Pet vaccinations are the forefront of preventative health care for your dog or cat. They protect your pet from contracting diseases which can be fatal. In our eyes it’s never too late to vaccinate.

Depending on the brand of vaccine used, puppies may start their vaccination programme as early as 6 weeks old. Primary vaccination for puppies and kittens is usually given in two doses, the first dose from 6-8 weeks and the second dose 3-4 weeks later. In order to maintain full protection regular yearly “boosters” are required with certain vaccines, this is because immunity to some diseases only lasts for about a year after vaccination. Some people believe that if they have their pet vaccinated when they are puppies or kittens, the immunity they receive will protect them for the rest of their lives, unfortunately this is not the case.


Pets inevitably come in contact with diseases through their natural habitats and activities; therefore their need for regular boosters is essential. You can avail of our messaging service and we can remind you when your cat or dog is due for its next pet vaccination.

Common diseases we vaccinate against in dogs include:


Canine Parvovirus is extremely difficult to eliminate as it can persist for many months. Although dogs of all ages can become infected, puppies are particularly susceptible and the symptoms include a sudden onset of vomiting, high fever, listlessness and blood stained diarrhoea. It is transmitted through contact with infected faeces and vaccination is the only certain way of preventing this potentially fatal disease.


Canine Distemper is spread by discharges from the nose and eyes of infected dogs and is a highly contagious disease. Distemper is often fatal and since the incubation period can be as long 3 weeks, it is usually too late to vaccinate once any outbreak has begun. Symptoms include bilateral ocular discharge and discharge from the nose along with loss of appetite and a high temperature. Dogs that survive distemper may be left brain damaged or with other permanent disabilities.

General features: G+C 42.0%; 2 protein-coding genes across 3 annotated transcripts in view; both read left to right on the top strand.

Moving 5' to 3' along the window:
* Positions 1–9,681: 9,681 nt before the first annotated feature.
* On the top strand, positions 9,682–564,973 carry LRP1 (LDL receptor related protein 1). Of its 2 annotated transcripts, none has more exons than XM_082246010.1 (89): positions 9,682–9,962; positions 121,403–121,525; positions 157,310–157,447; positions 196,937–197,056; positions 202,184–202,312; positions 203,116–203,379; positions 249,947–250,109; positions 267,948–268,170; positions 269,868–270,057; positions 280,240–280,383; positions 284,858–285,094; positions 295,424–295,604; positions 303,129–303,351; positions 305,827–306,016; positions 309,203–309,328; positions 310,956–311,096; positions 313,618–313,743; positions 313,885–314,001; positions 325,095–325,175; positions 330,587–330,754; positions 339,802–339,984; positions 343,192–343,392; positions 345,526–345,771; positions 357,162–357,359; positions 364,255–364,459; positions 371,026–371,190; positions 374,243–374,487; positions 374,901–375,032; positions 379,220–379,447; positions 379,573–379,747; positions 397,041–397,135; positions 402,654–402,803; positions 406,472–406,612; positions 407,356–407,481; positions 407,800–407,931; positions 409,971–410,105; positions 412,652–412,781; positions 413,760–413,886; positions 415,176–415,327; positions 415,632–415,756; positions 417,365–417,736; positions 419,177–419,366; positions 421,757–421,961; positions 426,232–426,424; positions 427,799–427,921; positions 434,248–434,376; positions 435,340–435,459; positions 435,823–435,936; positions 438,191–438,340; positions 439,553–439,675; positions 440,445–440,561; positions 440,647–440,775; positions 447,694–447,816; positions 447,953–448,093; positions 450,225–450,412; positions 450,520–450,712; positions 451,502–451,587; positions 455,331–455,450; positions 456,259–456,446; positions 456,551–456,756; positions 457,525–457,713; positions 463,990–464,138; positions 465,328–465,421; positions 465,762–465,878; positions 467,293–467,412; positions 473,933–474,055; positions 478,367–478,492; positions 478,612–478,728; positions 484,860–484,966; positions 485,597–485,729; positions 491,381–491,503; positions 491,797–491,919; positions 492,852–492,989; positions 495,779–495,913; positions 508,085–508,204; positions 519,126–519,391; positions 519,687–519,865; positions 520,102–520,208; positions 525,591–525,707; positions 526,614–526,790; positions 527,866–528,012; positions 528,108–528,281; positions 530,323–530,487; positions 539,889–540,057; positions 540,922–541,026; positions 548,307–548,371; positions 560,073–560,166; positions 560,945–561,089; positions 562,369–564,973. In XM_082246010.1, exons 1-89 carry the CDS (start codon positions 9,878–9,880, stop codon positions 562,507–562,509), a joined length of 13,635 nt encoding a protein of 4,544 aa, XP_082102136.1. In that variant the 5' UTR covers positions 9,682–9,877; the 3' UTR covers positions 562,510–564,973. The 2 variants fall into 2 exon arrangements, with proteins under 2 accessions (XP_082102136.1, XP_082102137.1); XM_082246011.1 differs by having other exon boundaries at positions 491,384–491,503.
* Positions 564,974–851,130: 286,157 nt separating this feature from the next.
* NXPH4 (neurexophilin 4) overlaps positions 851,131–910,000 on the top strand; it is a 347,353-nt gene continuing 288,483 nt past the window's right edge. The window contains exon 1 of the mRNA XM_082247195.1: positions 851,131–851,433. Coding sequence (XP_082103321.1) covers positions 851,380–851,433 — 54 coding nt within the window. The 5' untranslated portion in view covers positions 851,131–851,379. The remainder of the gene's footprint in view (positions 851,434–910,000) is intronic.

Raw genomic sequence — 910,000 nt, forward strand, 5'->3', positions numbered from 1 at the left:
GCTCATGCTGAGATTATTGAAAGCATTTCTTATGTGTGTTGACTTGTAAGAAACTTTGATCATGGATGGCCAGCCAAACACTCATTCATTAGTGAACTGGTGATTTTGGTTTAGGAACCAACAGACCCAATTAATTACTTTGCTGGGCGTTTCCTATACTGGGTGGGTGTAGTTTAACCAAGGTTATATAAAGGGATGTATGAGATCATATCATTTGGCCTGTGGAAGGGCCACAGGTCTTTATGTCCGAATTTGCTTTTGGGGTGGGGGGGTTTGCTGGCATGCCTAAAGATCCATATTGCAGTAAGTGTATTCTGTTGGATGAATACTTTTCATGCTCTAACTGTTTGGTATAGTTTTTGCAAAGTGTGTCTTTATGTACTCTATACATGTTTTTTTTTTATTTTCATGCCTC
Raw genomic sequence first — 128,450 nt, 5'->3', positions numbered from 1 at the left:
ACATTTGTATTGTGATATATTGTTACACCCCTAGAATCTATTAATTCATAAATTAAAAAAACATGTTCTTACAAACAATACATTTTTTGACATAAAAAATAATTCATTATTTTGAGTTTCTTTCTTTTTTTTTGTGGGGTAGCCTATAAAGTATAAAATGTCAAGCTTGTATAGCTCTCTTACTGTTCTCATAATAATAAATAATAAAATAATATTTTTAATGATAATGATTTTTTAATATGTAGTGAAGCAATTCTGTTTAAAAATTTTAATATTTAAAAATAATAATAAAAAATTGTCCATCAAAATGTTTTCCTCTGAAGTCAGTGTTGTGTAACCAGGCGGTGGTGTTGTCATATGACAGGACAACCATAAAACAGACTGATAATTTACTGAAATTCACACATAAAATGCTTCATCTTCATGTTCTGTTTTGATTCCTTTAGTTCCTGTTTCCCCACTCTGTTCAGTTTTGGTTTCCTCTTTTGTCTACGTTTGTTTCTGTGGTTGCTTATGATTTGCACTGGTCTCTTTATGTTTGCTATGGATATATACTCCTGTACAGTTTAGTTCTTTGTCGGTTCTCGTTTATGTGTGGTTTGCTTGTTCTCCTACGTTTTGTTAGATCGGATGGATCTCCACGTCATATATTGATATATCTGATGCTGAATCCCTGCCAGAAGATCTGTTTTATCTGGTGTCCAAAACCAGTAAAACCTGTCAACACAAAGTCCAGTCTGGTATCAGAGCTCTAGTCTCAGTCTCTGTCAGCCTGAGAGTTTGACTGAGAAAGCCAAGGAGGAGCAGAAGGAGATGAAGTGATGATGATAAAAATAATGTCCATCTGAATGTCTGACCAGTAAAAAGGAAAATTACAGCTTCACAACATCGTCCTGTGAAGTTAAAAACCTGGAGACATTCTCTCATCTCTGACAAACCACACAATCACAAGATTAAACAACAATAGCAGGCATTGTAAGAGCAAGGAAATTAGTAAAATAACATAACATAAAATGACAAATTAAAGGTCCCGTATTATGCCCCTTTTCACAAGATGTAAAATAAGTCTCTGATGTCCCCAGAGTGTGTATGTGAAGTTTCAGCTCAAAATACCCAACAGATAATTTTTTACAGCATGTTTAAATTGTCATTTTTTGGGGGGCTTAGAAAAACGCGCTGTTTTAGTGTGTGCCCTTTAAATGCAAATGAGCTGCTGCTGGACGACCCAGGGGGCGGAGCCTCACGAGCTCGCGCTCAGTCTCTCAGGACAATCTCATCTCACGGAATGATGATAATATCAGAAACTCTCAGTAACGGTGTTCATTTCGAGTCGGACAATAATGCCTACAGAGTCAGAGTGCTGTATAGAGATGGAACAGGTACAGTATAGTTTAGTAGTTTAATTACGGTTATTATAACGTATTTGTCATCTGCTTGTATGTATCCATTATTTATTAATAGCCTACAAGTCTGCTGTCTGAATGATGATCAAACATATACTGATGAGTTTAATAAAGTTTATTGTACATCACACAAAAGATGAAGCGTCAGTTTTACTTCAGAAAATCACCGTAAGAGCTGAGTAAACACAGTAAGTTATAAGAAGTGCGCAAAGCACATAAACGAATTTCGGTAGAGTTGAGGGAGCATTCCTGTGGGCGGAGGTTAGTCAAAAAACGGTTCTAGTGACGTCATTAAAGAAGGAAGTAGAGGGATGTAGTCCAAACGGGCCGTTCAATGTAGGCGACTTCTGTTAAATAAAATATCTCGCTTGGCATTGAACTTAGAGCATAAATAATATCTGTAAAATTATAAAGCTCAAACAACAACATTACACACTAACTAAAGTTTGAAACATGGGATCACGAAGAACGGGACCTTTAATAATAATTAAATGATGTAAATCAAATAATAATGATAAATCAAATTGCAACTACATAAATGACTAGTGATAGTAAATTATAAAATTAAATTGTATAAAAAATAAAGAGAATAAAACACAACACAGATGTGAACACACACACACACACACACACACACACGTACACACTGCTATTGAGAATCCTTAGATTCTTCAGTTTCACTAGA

Canine Leptosporosis is caused by a bacterium which is spread via the urine of infected animals. It is a zoonotic disease meaning it is transmittable to humans. There are many strains of the virus and the key strains commonly found in Ireland are incorporated into the vaccine. Dogs infected Leptosporosis can suffer liver and kidney damage that may prove fatal. Vaccines are vital to protect dogs and prevent it from becoming a source of infection to humans.


Canine Infectious Hepatitis is a disease which attacks the liver, kidneys, eyes and lungs of infected dogs. The disease can develop rapidly, often within 24-36 hours. Dogs of all ages are susceptible to the disease but it is most commonly found in dogs in their first year of life.

Tracheobronchitis (Kennel Cough)

Canine Infectious Tracheobronchitis (Kennel Cough) despite its name, kennel cough can be contracted in any situation where dogs are brought together. Signs are usually a dry cough with mucous or phlegm and one of the most typical signs is gagging or retching as though the dog has something stuck in its throat. A variety of infectious agents may be involved. Vaccinations should be administered yearly and is given into the nostrils.